A small border town in Arizona declared a public relations war on the Trump administration Wednesday, demanding the feds cut down miles of razor wire that have been attached to the border wall in recent weeks to try to increase security ahead of the migrant caravans.
Nogales, a border-crossing town of about 20,000 people south of Tucson, says its main street has been turned into a “war zone” by the federal government’s buildup.
The city council voted unanimously to approve a resolution that not only demands the “lethal” razor wire be pulled down, and the mayor said he’s going to pursue a lawsuit to try to force the feds to comply with the city’s demands.
“We’re not going to allow this in Nogales,” Mayor Arturo R. Garino said.
He said he had met earlier in the day with Border Patrol officials who told him the razor wire was needed to stop “rapists, murderers and child molesters” who come over the border fence. The mayor said he doesn’t believe that’s true, and he ordered city officials to file public records requests to try to get data on what’s really going on.
The Trump administration has laid dozens of miles of concertina wire on strategic points along the 1,954-mile long U.S.-Mexico border to try to stiffen what it seems porous spots. The coiled wire is usually used in conjunction with fencing already on the border. The combination makes it tougher for migrants to climb the fence, since coming down on the U.S. side could land them in the razor wire.
The Pentagon over the weekend said it was deploying an additional 3,750 active-duty troops to the border with one of their key duties to be laying 150 more miles of concertina wire.
Some 70 miles were laid last year, when President Trump first deployed the military to prepare for the arrival of migrant caravans.
In Nogales, coils have been laid from the bottom to the top of the U.S. side of the 18-foot wall, creating an imposing barrier.
But city officials feared it was just as dangerous to Americans as it would be to migrants attempting to jump over.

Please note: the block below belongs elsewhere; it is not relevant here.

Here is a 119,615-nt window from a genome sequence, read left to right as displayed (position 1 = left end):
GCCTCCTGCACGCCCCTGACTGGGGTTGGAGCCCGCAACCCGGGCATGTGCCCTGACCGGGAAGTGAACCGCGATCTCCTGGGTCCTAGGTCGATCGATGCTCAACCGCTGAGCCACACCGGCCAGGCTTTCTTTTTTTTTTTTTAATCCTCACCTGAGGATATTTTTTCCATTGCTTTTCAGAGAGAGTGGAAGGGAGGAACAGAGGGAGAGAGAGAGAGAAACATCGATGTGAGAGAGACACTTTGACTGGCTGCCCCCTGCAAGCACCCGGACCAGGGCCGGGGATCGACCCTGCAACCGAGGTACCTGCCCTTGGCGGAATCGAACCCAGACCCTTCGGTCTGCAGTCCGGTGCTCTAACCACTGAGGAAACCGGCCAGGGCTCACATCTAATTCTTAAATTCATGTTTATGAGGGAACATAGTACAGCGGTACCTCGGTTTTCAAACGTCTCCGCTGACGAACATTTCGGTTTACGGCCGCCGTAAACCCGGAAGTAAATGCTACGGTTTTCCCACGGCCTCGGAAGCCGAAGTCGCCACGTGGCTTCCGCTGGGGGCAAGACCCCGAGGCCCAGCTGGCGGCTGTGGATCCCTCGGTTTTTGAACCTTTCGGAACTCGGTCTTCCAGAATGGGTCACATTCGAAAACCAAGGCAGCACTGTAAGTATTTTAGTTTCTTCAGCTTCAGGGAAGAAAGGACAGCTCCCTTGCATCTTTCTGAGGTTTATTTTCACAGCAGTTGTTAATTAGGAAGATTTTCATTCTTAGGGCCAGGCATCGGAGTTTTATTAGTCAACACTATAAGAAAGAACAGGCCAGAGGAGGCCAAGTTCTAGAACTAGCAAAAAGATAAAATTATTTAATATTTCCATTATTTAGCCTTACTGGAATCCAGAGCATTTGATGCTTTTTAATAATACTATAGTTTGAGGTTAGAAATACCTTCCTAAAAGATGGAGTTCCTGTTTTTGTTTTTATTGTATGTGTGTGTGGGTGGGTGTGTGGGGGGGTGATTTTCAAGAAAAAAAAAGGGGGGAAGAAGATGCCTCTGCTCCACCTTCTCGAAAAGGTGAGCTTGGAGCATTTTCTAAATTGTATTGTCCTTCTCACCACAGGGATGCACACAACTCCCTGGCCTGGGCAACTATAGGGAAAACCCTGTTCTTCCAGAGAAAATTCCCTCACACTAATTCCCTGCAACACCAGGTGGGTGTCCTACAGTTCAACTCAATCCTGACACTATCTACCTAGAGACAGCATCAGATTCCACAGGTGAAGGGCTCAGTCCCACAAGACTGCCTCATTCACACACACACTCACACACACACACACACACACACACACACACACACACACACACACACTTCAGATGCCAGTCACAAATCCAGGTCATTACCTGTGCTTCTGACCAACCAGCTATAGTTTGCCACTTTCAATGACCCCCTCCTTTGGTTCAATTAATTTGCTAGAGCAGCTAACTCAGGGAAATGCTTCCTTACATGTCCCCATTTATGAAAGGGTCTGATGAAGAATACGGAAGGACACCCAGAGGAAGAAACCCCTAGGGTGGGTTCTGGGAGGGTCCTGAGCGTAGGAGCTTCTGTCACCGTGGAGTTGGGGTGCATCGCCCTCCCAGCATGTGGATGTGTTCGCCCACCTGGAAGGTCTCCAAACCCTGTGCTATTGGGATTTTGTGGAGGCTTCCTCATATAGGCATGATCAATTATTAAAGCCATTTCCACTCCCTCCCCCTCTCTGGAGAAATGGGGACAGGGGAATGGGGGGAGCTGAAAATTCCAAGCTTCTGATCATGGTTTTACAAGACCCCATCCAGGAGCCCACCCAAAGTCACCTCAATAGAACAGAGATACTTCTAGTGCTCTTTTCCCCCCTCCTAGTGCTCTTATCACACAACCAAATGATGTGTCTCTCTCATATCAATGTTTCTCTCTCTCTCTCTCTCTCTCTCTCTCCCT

“Kids are playing there, they kick balls, they go with their pets out there,” Mr. Garino said.
The vote to protest the concertina wire was popular with city residents who sat for Wednesday’s city council meeting.
One man suggested the council pay for ads in national newspapers of photos of the border wall with the caption “Mr. Trump, please take down this wall” — presumably a reference to President Reagan’s call to the Soviet leadership from Berlin to “tear down this wall.”
“It’s just beyond disgusting,” the man said of the razor wire.
Nogales is not only the name of the city on the U.S. side, but also the much larger city on the Mexican side.
The American city’s economy is based on the cross-border traffic, and the shops on the main street cater to Mexican day-shoppers.
City officials said they like to think of the region as one community of 400,000 people, divided b a fence.
The council, however, did not call for taking down the border wall that currently separates the American and Mexican sides.
Indeed, council members insisted that what exists at least in some places is a full wall, exactly the type that Mr. Trump would build should he win more money for construction from Congress.
That undercuts the claims of some Democrats in Washington, who have said walls are immoral and have vowed to resist any money to construct them.
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